A Modern Day Pride and Prejudice
BronyCon — the world’s largest convention for and by fans of the animated TV series My Little Pony:Friendship is Magic— was being held in Baltimore in 2013, and my 14-year-old, self-proclaimed Brony son was insistent about going. He had glitter t-shirts with his favorite pony, Rainbow Dash. He had written stories for the online fandom. He moderated a Facebook group for Bronies — teen boy fans of the show. He was not going to be denied.
I had been mostly amused by Cameron’s passion for the pink and purple cartoon ponies. His best friends were girls. He was a curious, imaginative kid who’d spend hours building alien worlds online or spray painting the walls with abstract art. He only learned to read because of the dialogue boxes on the video game Little Big Planet. He played chase with his dog, told fart jokes, and harassed his sister.
Didn’t all 14-year-old boys do that?
But actually taking him to a cosplay convention devoted to My Little Pony, which was sure to be filled with little girls and magic fairies, seemed a little over the line, even for me — Quirky, Permissive Mom.
“Look Mom. There’s lots of workshops and events just for Bronies.” He showed me the convention schedule, filled with celebrity signings, games, concerts, contests and yes, a parade. “We’re going, and that’s that.”
My long-term boyfriend was aghast. “Listen, I’ve been going along with this gay pony stuff, because I thought it was just a phase. But this is too much.”
“Well, maybe he is,” I said. “If he’s gay, he’s gay.”
The poor man almost stroked out. “We’re not going to LET him be gay!”
So, yeah, ex-boyfriend.
As I made preparations to drive Cam and his buddy from Chicago to Baltimore, I was, admittedly, a little embarrassed trying to explain where we were going and why. My family and friends, accustomed to my kids doing weird stuff — my daughter going off at age 15 to a 4-week Peace Building camp in the mountains with no cell phone reception — pretty much agreed with ex-boyfriend. This was crossing some imaginary gay line.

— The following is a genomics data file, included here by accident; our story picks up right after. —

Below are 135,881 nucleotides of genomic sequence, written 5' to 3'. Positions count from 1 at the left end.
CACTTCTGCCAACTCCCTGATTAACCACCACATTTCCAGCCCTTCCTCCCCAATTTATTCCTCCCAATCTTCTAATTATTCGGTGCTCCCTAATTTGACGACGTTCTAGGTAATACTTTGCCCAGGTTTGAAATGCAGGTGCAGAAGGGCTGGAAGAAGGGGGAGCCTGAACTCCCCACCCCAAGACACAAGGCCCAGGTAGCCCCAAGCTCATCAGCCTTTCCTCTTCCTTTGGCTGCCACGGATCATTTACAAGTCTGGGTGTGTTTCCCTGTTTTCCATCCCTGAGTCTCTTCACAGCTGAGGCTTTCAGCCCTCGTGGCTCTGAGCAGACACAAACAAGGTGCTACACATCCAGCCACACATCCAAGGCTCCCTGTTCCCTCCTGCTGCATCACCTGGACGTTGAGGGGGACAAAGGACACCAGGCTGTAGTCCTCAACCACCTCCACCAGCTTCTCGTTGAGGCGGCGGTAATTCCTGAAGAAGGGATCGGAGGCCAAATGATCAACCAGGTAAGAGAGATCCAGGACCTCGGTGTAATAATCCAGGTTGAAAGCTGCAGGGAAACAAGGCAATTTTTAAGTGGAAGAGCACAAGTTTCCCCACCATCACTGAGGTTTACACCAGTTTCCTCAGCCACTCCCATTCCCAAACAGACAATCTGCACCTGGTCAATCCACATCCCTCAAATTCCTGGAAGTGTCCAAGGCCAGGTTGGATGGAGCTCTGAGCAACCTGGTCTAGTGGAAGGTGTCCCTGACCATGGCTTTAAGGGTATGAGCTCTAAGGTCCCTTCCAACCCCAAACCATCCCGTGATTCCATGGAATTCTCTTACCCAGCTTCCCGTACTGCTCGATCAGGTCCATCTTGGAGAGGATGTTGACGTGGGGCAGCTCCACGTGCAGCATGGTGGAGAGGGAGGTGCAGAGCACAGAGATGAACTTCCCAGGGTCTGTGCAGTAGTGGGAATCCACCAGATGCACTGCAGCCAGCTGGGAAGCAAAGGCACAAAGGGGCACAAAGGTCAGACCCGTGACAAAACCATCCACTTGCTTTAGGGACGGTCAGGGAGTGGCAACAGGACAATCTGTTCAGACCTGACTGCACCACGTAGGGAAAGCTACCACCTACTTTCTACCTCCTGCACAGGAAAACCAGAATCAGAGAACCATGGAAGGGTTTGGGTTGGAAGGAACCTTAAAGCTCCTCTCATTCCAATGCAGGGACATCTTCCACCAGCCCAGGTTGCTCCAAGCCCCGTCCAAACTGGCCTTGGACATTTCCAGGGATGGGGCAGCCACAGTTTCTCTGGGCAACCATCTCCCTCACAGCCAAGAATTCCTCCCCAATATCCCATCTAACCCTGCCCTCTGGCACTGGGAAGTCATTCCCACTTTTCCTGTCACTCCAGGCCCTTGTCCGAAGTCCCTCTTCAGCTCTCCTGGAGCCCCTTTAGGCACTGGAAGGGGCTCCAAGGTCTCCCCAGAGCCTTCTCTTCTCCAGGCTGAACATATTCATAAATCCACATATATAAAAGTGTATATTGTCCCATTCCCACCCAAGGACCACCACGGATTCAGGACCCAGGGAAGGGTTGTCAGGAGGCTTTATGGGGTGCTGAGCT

When we arrived, I was dumbstruck by the thousands of people in the Convention Center, pink-wigged and costumed and singing. Not because of the cuteness factor or the sugary music or the glitter fairies sprinkling everyone as they walked by.
But because of my son’s reaction. He was so happy.
He had clearly found his tribe.
For the next three days, I barely saw him. He checked in by text, came back to the hotel to shower and change, and occasionally needed to refill his wallet.
I spent those three days eating seafood, sitting in Camden Yards, and letting the truth sink into my brain. My kid was happy and smart and creative.
He started high school soon after, and either outgrew (or was bullied out of) his love for Rainbow Dash. But many of his new friends were queer, and he coached me solemnly on pronoun use whenever they came over.
Cameron didn’t actually come out publically for another 5 years. Typical of his generation, he just posted it on Facebook and Instagram. First, though, he sent me a text:
Cam: Hey Mom? I know you know, but I’m about to go live.
Me: About what?
Cam: About being queer.
Me: Oh. Facebook?
Cam: Yeah. And IG. Don’t follow me on Twitter Mom. I’m nasty on Twitter.
Me: Gotcha, gotcha.